• $1.5 million to assist the Energy DELTA (Discovery, Education, Learning and Technology Accelerator) Lab in its efforts to deploy a geothermal cooling system and related infrastructure improvements on a site that meets the criteria for a hyperscale data center in Wise County.
  • $1.204 million for the Appalachian Agency for Senior Citizens to aid its construction of a PACE Center that will expand access to care for older adults in Bristol.
  • $1.201 million to support Tri-Area Community Health in the renovation of the Laurel Fork Clinic and Pharmacy to provide medical and behavioral health services to residents of Carroll, Floyd and Patrick counties and the city of Galax.
  • $1 million for the New River/Mount Rogers Workforce Development Board in its efforts to grow sector partnerships in skilled industrial, construction and service trades in the New River Valley and Mount Rogers region.
  • $1 million to support the Marion Economic Development Authority in its efforts to rehabilitate blighted, abandoned and underutilized properties to provide more affordable homeownership opportunities for low- to moderate-income households.
  • $1 million for the New River/Mount Rogers Workforce Development Area’s growing sector partnerships to develop industry-certified middle skills for low-skilled job seekers and workers in Bland, Carroll, Floyd, Giles, Grayson, Montgomery, Pulaski, Smyth, Washington and Wythe counties and the cities of Bristol, Galax and Radford. Specifically, the project focuses on skills within the skilled industrial, construction and service trades.
  • $1 million for Advanced Separation Technologies Research in Blacksburg. This project would fund research and development within the Office of Fossil Energy for technology to enhance the ability to extract rare earth minerals and harmful materials from coal. Researchers at Virginia Tech have developed a novel separation process to recover ultrafine coal and remove the water simultaneously. This funding will support Virginia Tech researchers in the process of developing second-generation technology that can be built and operated at low cost. If successful, the new technology may be used by many coal companies in the eastern U.S. to recover valuable natural resources while at the same time cleaning up the environment.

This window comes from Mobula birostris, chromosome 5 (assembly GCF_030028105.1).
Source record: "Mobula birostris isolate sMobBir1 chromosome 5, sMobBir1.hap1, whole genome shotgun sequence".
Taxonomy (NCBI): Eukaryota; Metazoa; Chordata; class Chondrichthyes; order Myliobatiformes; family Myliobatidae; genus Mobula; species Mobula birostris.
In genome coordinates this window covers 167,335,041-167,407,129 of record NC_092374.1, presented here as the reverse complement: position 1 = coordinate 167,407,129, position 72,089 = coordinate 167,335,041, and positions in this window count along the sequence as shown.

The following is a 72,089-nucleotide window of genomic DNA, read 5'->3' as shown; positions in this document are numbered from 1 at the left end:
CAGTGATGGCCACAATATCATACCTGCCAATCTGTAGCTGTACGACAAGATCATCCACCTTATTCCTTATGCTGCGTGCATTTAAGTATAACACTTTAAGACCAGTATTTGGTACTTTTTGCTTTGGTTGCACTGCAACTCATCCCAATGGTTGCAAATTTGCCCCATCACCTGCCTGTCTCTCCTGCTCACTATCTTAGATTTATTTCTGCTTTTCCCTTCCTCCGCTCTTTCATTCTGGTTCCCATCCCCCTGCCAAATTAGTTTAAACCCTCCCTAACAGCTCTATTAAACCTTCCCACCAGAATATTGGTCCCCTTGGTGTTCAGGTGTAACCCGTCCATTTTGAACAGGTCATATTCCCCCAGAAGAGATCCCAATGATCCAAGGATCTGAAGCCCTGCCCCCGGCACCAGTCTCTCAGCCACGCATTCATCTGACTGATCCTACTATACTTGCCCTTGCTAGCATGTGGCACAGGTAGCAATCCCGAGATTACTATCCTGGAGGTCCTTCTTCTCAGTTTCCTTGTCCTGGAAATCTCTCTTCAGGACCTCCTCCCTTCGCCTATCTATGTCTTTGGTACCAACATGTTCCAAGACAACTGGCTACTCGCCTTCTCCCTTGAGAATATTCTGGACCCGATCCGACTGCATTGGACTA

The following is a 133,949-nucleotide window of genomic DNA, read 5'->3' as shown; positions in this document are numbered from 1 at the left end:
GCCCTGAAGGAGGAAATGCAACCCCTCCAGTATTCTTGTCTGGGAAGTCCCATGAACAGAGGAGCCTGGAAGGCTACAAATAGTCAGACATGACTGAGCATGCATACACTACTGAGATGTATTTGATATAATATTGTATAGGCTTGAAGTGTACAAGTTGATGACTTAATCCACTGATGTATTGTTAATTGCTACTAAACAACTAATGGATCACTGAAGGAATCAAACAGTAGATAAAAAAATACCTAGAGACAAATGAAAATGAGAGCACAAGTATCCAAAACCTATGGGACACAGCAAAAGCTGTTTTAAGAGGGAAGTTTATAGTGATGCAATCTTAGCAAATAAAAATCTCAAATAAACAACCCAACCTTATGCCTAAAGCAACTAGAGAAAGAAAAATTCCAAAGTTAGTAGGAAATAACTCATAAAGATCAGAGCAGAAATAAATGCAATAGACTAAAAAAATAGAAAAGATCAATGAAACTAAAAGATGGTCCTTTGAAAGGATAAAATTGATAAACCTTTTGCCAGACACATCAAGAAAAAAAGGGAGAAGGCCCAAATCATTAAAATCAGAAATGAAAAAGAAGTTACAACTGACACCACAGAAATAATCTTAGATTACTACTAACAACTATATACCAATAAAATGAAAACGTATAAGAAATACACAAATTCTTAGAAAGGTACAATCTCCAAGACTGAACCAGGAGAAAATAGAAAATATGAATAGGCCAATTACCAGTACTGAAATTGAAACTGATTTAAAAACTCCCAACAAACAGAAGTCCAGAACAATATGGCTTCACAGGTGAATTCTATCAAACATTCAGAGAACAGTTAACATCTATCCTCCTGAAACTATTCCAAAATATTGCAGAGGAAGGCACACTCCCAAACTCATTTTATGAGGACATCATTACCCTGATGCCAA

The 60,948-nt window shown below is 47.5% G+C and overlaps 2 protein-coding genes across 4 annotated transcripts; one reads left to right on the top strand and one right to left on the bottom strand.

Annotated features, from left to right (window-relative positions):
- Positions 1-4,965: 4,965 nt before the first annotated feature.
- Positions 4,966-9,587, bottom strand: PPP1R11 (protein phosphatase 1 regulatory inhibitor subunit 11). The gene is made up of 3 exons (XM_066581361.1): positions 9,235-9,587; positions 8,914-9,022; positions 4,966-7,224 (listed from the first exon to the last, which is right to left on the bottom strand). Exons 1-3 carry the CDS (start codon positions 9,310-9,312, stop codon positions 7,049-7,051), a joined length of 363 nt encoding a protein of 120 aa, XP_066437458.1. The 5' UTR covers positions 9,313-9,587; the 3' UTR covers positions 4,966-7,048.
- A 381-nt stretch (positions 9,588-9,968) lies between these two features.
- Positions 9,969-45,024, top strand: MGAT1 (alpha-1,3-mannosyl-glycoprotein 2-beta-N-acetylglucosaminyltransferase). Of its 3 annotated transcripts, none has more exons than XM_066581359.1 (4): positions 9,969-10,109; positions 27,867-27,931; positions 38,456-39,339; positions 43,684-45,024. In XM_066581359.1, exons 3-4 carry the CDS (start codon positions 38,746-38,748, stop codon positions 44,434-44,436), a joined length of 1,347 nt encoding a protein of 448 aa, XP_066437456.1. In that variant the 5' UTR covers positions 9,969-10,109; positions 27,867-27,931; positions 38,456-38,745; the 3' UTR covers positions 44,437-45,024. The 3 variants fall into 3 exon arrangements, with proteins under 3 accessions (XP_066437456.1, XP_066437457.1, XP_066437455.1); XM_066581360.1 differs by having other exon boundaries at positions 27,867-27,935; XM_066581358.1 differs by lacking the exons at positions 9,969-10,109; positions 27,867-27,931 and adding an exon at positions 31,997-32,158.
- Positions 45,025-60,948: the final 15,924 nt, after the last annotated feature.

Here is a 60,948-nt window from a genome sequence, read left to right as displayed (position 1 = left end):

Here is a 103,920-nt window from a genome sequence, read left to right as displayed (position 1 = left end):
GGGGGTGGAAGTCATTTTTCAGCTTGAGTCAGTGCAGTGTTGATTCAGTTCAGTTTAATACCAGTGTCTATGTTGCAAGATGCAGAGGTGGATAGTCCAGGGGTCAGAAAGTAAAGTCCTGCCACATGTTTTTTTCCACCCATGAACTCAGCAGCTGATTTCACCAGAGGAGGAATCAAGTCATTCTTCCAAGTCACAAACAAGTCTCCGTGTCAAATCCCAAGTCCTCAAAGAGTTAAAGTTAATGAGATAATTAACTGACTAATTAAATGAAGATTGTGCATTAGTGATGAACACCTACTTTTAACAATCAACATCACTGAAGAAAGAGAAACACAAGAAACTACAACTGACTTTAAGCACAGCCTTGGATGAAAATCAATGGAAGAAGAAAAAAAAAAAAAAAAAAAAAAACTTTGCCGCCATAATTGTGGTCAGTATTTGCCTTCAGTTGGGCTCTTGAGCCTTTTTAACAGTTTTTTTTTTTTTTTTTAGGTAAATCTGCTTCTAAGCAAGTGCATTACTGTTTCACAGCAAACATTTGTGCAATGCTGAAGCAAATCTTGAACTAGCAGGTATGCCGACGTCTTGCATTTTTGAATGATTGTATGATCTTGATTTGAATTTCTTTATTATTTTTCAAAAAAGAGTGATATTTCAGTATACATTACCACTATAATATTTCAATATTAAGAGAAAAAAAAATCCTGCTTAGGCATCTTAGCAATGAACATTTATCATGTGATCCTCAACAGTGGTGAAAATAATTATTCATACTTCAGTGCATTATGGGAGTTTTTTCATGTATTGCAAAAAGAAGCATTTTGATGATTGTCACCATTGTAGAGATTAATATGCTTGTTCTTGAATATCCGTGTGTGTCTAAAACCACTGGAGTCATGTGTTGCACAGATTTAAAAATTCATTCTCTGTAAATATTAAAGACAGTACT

• $899,000 for the Foundation for Community College Education to enhance coaching, outreach and work-based learning opportunities for individuals across Virginia who have experienced foster care. 
  • $885,000 for the Virginia Center for Hospital-Based Violence Intervention, which is establishing national centers of excellence for Virginia health systems to address community violence in Roanoke, Fredericksburg, Petersburg, Bristol, Hampton, Portsmouth and Danville.
  • $750,000 for the Southwest Virginia Workforce Development Board in its efforts to expand the ROPES (Recovery Opportunities and Pathways to Employment Success) program, which supports individuals in recovery by connecting them with intensive recovery and therapy opportunities and addressing other barriers to employment. Tazewell, Russell, Dickenson, Buchanan, Wise, Lee and Scott counties and the city of Norton will benefit from the project.
  • $650,000 to aid the Appalachian Center for Hope’s efforts to provide residential treatment for individuals experiencing substance use disorders in Smyth County.
  • $617,000 for the town of Tazewell for the development of a fire station.